Students Explore Japanese Politics through Movement

japanese politics class

Mary Alice Haddad, John E. Andrus Professor of Government (pictured at right, facing camera) taught her Japanese Politics class outdoors on Oct. 22 through a series of kinesthetic exercises. (Photos by Olivia Drake)

When the GOVT: 296 Japanese Politics class was learning about environmental policy, course instructor Professor Mary Alice Haddad brought her students out of the Hogwarts Classroom and to the Center for the Arts Green for their Oct. 22 class.

“Using our environment to learn the material was particularly appropriate,” said Haddad, John E. Andrus Professor of Government, chair and professor of East Asian studies.

With social distancing in mind, Haddad taught the lesson through kinesthetic learning—learning with your body. She learned about this technique from her experience with Wesleyan’s Creative Campus Initiative, which pairs performance artists with non-performance faculty for teaching collaborations.

“Kinesthetics is one of the most effective ways to learn, but it is often undervalued as a mode of instruction outside of the arts,” Haddad said. “Through collaborations with numerous dancers over the years is where I learned about how valuable these kinds of exercises can be to enhance the class dynamic and in facilitating student learning. They are also fun!”

In the first exercise, Haddad taught her students how to bow—a vital skill and an important aspect of cultural competency when living in, working in, or visiting Japan.

In the second exercise, Haddad asked the students to observe their environment, first with eyes open, and then closed. During reflection, the class remarked how they were much more aware of the sounds of the birds and the feel of the sun and breeze on their skin when observing with their eyes closed.

“While their eyes were open, they paid more attention to man-made things like buildings and cars and when they weren’t using their eyes, they were much more aware of their natural environment,” Haddad said. “I highlighted that one of the main reasons they take a class on Japanese politics, or any class about a different culture, is that it opens up a new perspective. Much like noticing the birds that were there all along when you close your eyes, studying Japanese politics makes you pay attention to different aspects of American politics—or the politics of wherever they come from—that were there all along but which you might not have been paying attention to before.”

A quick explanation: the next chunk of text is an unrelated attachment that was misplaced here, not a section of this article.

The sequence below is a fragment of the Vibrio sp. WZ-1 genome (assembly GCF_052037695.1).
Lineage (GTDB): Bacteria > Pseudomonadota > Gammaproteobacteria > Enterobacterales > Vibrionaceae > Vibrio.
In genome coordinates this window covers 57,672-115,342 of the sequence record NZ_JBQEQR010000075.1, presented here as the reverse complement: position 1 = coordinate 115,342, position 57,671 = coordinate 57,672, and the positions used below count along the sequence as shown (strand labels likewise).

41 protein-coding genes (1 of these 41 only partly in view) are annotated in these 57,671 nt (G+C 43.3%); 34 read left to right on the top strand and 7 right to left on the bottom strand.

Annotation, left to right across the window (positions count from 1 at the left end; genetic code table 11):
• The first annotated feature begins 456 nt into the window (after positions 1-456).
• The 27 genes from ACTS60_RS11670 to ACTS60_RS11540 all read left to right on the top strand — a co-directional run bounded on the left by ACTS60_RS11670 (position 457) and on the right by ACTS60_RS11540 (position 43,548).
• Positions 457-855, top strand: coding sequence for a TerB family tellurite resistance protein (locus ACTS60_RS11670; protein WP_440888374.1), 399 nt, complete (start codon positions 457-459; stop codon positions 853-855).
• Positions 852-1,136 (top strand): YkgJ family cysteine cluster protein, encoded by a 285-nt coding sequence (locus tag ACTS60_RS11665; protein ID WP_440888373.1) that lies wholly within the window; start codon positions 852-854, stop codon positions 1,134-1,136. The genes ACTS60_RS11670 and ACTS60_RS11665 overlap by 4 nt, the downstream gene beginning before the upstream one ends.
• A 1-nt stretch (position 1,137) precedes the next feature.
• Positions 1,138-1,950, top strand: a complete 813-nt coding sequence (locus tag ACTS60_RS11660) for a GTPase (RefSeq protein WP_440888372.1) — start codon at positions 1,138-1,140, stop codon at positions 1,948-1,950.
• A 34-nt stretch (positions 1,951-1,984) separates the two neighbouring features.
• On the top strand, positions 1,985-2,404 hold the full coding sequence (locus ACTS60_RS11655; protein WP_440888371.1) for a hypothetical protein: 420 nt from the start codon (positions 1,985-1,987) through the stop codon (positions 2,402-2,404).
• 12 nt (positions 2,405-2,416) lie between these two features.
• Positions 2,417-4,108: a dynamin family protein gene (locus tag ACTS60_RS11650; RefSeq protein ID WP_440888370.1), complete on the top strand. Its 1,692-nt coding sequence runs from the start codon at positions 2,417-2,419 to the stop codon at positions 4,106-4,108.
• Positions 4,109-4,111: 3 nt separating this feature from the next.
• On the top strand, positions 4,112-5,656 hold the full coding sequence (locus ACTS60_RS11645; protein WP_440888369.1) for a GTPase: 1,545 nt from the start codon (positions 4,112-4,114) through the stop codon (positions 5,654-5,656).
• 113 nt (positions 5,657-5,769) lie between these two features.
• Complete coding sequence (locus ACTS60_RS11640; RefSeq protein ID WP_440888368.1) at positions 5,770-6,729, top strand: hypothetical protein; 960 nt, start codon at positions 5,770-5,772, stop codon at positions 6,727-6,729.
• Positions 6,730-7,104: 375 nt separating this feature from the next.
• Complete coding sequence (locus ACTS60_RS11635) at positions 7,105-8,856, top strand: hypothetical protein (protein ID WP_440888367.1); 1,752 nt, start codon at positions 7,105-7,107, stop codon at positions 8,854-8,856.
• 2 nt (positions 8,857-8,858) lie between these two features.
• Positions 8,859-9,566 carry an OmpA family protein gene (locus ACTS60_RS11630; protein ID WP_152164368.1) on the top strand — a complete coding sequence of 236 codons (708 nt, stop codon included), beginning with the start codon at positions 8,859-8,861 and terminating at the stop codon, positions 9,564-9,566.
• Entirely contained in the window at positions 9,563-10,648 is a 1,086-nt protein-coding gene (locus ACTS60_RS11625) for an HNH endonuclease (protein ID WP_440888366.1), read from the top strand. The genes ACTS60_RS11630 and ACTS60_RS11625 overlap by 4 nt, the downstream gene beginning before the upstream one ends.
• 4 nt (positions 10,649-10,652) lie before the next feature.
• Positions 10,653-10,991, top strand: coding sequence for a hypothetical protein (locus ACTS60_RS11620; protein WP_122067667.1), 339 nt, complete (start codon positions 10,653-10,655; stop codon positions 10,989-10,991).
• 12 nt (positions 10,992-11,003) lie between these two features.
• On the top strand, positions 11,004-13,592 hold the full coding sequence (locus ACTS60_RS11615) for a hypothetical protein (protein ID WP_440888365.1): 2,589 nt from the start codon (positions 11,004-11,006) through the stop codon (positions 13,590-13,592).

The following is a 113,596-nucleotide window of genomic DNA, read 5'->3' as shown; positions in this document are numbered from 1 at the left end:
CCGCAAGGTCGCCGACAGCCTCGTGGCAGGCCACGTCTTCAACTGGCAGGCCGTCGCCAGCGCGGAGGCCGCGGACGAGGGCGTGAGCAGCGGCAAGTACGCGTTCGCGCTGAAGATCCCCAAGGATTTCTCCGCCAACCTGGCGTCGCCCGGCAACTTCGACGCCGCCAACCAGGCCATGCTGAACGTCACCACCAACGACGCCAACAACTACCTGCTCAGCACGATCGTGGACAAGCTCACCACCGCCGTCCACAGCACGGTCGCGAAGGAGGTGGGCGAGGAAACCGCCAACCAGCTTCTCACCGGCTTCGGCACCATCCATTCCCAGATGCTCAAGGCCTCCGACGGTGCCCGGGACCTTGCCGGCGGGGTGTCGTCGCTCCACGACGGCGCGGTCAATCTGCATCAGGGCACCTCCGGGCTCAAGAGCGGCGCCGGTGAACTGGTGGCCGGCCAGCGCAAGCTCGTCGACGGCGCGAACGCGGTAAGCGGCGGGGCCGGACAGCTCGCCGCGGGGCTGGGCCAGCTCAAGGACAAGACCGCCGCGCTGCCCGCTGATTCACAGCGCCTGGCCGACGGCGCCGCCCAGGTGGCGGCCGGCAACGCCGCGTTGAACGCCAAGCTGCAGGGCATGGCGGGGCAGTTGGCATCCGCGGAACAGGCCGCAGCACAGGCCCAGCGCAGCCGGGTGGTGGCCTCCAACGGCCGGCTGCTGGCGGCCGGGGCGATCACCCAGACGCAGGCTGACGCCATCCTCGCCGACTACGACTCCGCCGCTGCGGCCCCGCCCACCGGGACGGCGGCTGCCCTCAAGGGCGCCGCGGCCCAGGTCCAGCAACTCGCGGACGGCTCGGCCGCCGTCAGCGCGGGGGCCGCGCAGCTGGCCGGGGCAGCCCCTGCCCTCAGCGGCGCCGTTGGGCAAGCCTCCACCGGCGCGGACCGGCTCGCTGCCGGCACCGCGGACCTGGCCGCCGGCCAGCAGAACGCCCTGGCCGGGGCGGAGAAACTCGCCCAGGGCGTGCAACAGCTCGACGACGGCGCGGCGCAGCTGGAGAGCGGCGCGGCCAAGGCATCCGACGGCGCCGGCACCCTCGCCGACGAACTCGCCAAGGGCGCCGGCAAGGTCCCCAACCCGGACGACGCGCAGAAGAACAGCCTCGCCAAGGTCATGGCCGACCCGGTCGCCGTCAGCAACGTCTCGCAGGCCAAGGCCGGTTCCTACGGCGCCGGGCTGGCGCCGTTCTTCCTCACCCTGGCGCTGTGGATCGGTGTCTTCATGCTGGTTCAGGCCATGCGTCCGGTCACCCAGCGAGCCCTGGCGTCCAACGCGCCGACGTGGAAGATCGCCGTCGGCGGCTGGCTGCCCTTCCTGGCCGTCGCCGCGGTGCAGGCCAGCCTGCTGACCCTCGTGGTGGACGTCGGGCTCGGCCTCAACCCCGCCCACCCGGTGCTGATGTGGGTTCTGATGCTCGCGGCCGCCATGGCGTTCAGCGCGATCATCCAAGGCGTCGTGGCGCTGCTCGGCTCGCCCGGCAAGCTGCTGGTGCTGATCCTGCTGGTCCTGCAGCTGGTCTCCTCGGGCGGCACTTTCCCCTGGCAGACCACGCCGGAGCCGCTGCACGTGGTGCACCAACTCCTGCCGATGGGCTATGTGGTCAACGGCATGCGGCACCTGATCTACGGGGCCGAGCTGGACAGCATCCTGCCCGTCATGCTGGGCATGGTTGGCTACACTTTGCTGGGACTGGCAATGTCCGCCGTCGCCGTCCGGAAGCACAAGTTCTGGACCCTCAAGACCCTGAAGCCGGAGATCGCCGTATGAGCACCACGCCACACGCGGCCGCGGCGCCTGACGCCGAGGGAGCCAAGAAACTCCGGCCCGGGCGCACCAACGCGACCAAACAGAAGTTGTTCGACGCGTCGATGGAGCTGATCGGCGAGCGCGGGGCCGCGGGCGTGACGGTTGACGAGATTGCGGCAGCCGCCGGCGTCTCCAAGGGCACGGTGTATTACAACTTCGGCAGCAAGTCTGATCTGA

During a “stop-drop-go” exercise, the students learned how amazingly perceptive people are by how quickly and accurately they can pick up on nonverbal subtle cues from one another and move together as a group. Through this process, the students feel in their body the psychological effects of the risks inherent in leadership; when they initiate a new movement, such as clapping, laying down, standing on one leg, or waving, they don’t know if anyone will follow.

“They quickly realize that in group settings it is frequently impossible to identify the leader, and it is often not the first mover who actually has the most power but rather the second and third mover who are the ones who turn a single person’s actions into the actions of the group,” Haddad said. “Although our exercise is quite innocuous, you quickly understand both how easy it is in group settings to be sucked into doing things you don’t really want to do as well as the subtle ways people can resist doing what everyone else is doing by modifying it or doing it in a slower or incomplete way.”

Haddad then broke the class into four groups and asked them to construct “movement phrases” based on their recent readings. Through this exercise, the students engaged with the topics emotionally rather than just intellectually and expressed all of that with their bodies. After performing their movement phrase, fellow classmates reflected on how they interpreted the movements.